When Delta finally announced its new-for-2015 earning rates for SkyMiles airline partners, last week, the most notable changes were those to Alaska Airlines.
Beginning next year, SkyMiles members flying on Alaska will earn significantly fewer base miles for discounted economy fares. Where program members currently earn 100 percent of the flown miles for all Alaska economy fares, next year their earnings will be downgraded as follows:
- Economy (Y,S,B,M,H fares) earns 100% base miles
- Economy (Q,L,V fares) earns 75% base miles
- Economy (K,G,T,R fares) earns 50% base miles
So, the most-purchased coach fares will be earning fewer redeemable miles. Part of that downgrade is no doubt driven by the overall design of Delta’s new SkyMiles program, which strives to better align mileage earned with revenue generated. But a downgrade is a downgrade, and the two airlines’ intense “battle for Seattle” had to have played a part in deciding just how many of Alaska’s coach fares will earn sub-par credit.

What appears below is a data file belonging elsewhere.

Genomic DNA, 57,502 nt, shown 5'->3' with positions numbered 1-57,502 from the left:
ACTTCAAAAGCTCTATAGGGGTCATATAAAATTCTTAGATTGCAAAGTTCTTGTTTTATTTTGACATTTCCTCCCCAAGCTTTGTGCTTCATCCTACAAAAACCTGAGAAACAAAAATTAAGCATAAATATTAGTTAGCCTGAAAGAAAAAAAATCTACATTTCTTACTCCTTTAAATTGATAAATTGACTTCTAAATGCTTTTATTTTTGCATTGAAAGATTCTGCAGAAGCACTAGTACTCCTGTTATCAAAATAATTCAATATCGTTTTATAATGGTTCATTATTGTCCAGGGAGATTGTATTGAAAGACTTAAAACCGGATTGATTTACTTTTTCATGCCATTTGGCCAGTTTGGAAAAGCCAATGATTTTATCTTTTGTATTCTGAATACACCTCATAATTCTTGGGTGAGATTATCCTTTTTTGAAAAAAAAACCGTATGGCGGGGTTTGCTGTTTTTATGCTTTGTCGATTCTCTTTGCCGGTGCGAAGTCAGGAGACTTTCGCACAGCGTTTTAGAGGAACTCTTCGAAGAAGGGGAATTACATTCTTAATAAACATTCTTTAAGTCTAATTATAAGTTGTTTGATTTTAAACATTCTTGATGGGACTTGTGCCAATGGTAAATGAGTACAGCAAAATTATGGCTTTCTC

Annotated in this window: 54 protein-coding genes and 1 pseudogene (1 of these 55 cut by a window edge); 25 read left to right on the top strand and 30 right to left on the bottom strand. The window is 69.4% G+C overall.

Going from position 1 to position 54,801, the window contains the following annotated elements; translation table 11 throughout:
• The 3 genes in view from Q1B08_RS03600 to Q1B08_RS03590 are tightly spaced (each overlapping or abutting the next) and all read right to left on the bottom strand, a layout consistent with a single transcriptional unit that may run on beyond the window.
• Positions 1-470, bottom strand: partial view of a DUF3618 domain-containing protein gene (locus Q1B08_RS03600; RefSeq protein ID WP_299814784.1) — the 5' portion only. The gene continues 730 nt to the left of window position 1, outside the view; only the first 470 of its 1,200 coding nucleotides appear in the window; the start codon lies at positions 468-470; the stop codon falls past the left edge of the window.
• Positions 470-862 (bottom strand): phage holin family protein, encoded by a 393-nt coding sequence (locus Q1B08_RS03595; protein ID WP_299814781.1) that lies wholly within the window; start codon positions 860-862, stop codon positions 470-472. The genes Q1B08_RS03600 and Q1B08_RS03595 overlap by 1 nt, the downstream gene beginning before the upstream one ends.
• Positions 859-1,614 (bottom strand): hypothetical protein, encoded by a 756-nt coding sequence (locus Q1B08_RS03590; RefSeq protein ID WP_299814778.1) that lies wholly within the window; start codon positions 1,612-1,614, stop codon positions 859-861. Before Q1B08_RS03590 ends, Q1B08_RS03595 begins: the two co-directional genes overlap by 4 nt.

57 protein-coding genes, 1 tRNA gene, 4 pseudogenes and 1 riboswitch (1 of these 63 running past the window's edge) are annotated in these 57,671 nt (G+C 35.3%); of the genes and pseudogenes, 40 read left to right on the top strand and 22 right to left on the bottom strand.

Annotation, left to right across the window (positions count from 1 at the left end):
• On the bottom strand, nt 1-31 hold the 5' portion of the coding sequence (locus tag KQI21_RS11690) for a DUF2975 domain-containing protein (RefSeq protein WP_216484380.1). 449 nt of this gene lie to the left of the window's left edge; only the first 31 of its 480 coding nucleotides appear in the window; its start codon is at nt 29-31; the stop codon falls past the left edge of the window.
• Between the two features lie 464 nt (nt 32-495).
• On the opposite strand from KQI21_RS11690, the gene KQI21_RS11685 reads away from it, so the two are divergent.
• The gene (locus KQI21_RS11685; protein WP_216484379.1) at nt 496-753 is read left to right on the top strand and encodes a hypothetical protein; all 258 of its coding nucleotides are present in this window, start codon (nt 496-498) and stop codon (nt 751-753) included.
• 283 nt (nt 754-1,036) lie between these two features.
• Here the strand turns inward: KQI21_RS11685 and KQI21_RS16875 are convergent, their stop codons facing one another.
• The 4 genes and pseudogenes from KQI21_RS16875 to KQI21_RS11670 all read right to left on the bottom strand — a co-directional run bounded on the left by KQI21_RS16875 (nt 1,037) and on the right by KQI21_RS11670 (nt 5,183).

Members of Alaska’s Mileage Plan flying on Delta will find their earnings reduced as well. In contrast to the current 100 percent of flown miles earned for all coach fares, next year’s earning rates will be as follows:
- Economy (Y,S,B,M fares) earns 100% base miles
- Economy (H,Q,K fares) earns 75% base miles
- Economy (L,U,T,X fares) earns 50% base miles
- Economy (E fares) earns 25% base miles
Once again, the most popular coach fares won’t earn as much as they do currently.
Given Delta’s recent incursions into Alaska’s hometown hub of Seattle, it’s no surprise that the longstanding relationship between the two airlines is unraveling. If anything, the surprise is that they continue cross-participating in each other’s mileage programs at all.
Whereas in most cases competition is a positive for consumers, this is a case where consumers are the losers. Beginning next year, members of both airlines’ programs will earn fewer miles than they currently earn for the same flights.
This article originally appeared on FrequentFlier.com.
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